When I took on the role of DIP Manager last year, my number one goal was to clear out the queue. I made a few revisions to the process and got busy. Over the next few months, things went along fairly well, not so much from anything I did as from the quality of the submissions. But at some point, things broke down and the process stalled.
This is your chance to turn your praise, complaints, and nitpicks into action. By participating in the State of D survey, you’ll be providing guidance to the D Language Foundation to help identify both short and long-term goals for the future development of D and its ecosystem.
Sometimes projects are abandoned. Sometimes they aren’t updated as frequently as users would like. This can become an issue for those who depend upon these projects, but it’s alleviated by the fact that most D projects are open source and their repositories are publicly available. All it takes to keep a project alive and up-to-date are more volunteers willing to pitch in. That’s the motivation behind the dlang-community organization at GitHub.
Every major release of DMD comes with a list of closed issues from Bugzilla. For example, looking at the changelog for DMD 2.078.0 shows the following counts for closed regressions, bugs, and enhancements: 51 for the compiler, 37 for the standard library, 6 for the runtime, 17 for the website, and 1 for the linker. That’s 112 total issues, the majority related to the compiler. The total number of closed issues fluctuates between releases, but the compiler and standard library normally get the lion’s share.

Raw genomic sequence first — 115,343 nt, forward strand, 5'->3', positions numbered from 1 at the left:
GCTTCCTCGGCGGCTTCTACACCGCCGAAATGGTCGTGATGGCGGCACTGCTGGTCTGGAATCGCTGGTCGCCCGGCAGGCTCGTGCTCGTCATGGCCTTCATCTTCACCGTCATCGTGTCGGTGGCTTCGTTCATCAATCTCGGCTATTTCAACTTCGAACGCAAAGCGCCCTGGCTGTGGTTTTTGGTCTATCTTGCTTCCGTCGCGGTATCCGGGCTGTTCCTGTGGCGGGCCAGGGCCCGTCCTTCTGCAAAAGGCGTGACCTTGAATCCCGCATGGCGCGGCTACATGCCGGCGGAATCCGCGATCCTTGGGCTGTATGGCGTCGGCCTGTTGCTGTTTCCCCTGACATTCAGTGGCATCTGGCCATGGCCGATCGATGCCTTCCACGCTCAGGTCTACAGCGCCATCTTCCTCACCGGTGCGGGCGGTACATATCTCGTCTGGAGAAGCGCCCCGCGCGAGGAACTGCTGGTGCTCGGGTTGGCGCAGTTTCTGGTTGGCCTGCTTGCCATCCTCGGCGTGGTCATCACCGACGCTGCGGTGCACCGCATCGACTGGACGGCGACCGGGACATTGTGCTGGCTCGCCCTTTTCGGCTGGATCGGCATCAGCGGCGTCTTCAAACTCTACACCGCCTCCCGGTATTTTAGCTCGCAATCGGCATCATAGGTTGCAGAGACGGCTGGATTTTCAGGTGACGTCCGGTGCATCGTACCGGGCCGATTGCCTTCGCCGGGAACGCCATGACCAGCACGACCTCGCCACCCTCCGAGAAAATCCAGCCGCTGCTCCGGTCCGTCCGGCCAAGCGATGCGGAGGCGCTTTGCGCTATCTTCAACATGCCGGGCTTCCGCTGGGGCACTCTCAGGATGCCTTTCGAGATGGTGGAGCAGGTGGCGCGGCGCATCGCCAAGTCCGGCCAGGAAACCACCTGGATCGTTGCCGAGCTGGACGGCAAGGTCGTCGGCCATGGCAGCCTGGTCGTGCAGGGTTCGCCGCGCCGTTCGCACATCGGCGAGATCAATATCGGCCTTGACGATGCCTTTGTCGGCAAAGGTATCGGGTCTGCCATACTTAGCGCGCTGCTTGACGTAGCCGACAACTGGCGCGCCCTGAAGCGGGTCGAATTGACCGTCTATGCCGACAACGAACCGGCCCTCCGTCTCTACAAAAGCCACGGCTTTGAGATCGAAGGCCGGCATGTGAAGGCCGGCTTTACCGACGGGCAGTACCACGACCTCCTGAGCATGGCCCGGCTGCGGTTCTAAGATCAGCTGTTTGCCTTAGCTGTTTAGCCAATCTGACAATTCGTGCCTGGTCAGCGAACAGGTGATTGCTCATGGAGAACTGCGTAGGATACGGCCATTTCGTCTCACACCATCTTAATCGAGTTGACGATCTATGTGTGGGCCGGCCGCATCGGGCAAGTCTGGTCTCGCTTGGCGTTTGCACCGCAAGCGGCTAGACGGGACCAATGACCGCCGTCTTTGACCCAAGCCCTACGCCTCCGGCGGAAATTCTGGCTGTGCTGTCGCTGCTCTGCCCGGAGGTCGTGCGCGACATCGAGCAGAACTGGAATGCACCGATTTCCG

April 23rd, the deadline for DConf 2017 registrations, is just a few days away. Personally, I wasn’t sure if I’d be able to attend this year or not, but fortunately things worked out. While I’m looking forward to more great presentations this year, that’s not what keeps drawing me back (or makes me regret being… Continue reading The DConf Experience
Joakim is the resident interviewer for the D Blog. He has also interviewed members of the D community for This Week in D and is responsible for the Android port of LDC. Walter Bright is the creator and first implementer of the D programming language. He was an early developer of C++ compilers starting from… Continue reading Ruminations on D: An Interview with Walter Bright
When a programmer sees fellow programmers contributing code to open source projects, it is unlikely that the question of why will ever come to mind in terms of motive. Regarding technical merit or usefulness, sure. But motive? Coders who are inclined to contribute bug fixes, new features, build systems, or other resources to open source… Continue reading The Why and Wherefore of the New D Improvement Proposal Process
The evolution of D has been a process of steady, if not always speedy, improvement. In the early days, Walter was the only person working on the language, the reference compiler, and the standard library, though he did accept contributions. Today, numerous people contribute to or maintain a piece of every aspect of D’s development.… Continue reading The DLang Vision and Improvement Process
For those who have been around the D community for a long time, it’s all too easy to look at the website we have today and think how much better it is than anything we’ve had in the past. It’s miles ahead. Unfortunately, that perspective doesn’t lend itself well to recognizing actual problems that newcomers… Continue reading The D Website and You